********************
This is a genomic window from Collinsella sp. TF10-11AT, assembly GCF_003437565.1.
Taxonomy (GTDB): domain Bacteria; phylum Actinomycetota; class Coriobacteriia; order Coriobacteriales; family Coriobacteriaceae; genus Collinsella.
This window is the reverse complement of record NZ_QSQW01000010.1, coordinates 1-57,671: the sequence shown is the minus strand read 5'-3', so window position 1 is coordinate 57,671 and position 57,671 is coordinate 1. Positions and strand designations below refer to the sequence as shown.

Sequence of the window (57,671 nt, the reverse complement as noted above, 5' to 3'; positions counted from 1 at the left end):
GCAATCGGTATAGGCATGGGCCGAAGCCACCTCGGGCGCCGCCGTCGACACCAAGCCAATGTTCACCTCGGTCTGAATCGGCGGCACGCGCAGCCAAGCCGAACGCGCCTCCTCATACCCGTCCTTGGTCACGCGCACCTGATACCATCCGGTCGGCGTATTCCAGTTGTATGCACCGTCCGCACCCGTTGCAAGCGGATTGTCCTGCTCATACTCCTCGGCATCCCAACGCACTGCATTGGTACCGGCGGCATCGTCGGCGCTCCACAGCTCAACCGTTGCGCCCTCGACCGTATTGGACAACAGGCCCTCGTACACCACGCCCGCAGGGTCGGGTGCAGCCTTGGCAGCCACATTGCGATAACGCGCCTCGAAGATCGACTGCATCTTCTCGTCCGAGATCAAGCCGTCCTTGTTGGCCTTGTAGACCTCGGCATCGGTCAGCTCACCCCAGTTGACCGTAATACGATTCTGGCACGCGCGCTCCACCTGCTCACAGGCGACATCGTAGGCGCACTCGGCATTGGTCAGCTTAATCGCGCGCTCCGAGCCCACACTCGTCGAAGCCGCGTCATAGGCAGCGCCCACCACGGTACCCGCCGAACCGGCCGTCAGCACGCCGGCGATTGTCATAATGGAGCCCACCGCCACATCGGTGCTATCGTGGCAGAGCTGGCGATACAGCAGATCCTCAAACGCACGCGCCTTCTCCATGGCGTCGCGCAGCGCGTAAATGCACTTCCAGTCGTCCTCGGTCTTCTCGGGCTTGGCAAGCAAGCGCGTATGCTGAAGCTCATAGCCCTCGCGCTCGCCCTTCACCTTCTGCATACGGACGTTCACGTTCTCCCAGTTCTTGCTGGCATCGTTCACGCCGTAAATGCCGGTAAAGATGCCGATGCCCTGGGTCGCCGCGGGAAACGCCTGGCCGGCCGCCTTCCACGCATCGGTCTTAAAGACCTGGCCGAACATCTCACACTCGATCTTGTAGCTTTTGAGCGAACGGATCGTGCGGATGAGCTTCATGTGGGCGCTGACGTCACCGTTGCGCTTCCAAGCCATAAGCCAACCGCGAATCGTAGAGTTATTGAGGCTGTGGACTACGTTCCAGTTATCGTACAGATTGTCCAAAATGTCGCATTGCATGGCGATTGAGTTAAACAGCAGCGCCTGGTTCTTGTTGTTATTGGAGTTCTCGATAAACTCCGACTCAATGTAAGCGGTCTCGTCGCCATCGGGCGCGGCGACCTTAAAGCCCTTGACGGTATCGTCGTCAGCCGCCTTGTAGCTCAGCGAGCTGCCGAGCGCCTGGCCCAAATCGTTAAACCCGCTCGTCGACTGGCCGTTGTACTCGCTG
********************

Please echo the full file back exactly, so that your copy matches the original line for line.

This is a genomic window from Collinsella sp. TF10-11AT, assembly GCF_003437565.1.
Taxonomy (GTDB): domain Bacteria; phylum Actinomycetota; class Coriobacteriia; order Coriobacteriales; family Coriobacteriaceae; genus Collinsella.
This window is the reverse complement of record NZ_QSQW01000010.1, coordinates 1-57,671: the sequence shown is the minus strand read 5'-3', so window position 1 is coordinate 57,671 and position 57,671 is coordinate 1. Positions and strand designations below refer to the sequence as shown.

Sequence of the window (57,671 nt, the reverse complement as noted above, 5' to 3'; positions counted from 1 at the left end):
GCAATCGGTATAGGCATGGGCCGAAGCCACCTCGGGCGCCGCCGTCGACACCAAGCCAATGTTCACCTCGGTCTGAATCGGCGGCACGCGCAGCCAAGCCGAACGCGCCTCCTCATACCCGTCCTTGGTCACGCGCACCTGATACCATCCGGTCGGCGTATTCCAGTTGTATGCACCGTCCGCACCCGTTGCAAGCGGATTGTCCTGCTCATACTCCTCGGCATCCCAACGCACTGCATTGGTACCGGCGGCATCGTCGGCGCTCCACAGCTCAACCGTTGCGCCCTCGACCGTATTGGACAACAGGCCCTCGTACACCACGCCCGCAGGGTCGGGTGCAGCCTTGGCAGCCACATTGCGATAACGCGCCTCGAAGATCGACTGCATCTTCTCGTCCGAGATCAAGCCGTCCTTGTTGGCCTTGTAGACCTCGGCATCGGTCAGCTCACCCCAGTTGACCGTAATACGATTCTGGCACGCGCGCTCCACCTGCTCACAGGCGACATCGTAGGCGCACTCGGCATTGGTCAGCTTAATCGCGCGCTCCGAGCCCACACTCGTCGAAGCCGCGTCATAGGCAGCGCCCACCACGGTACCCGCCGAACCGGCCGTCAGCACGCCGGCGATTGTCATAATGGAGCCCACCGCCACATCGGTGCTATCGTGGCAGAGCTGGCGATACAGCAGATCCTCAAACGCACGCGCCTTCTCCATGGCGTCGCGCAGCGCGTAAATGCACTTCCAGTCGTCCTCGGTCTTCTCGGGCTTGGCAAGCAAGCGCGTATGCTGAAGCTCATAGCCCTCGCGCTCGCCCTTCACCTTCTGCATACGGACGTTCACGTTCTCCCAGTTCTTGCTGGCATCGTTCACGCCGTAAATGCCGGTAAAGATGCCGATGCCCTGGGTCGCCGCGGGAAACGCCTGGCCGGCCGCCTTCCACGCATCGGTCTTAAAGACCTGGCCGAACATCTCACACTCGATCTTGTAGCTTTTGAGCGAACGGATCGTGCGGATGAGCTTCATGTGGGCGCTGACGTCACCGTTGCGCTTCCAAGCCATAAGCCAACCGCGAATCGTAGAGTTATTGAGGCTGTGGACTACGTTCCAGTTATCGTACAGATTGTCCAAAATGTCGCATTGCATGGCGATTGAGTTAAACAGCAGCGCCTGGTTCTTGTTGTTATTGGAGTTCTCGATAAACTCCGACTCAATGTAAGCGGTCTCGTCGCCATCGGGCGCGGCGACCTTAAAGCCCTTGACGGTATCGTCGTCAGCCGCCTTGTAGCTCAGCGAGCTGCCGAGCGCCTGGCCCAAATCGTTAAACCCGCTCGTCGACTGGCCGTTGTACTCGCTG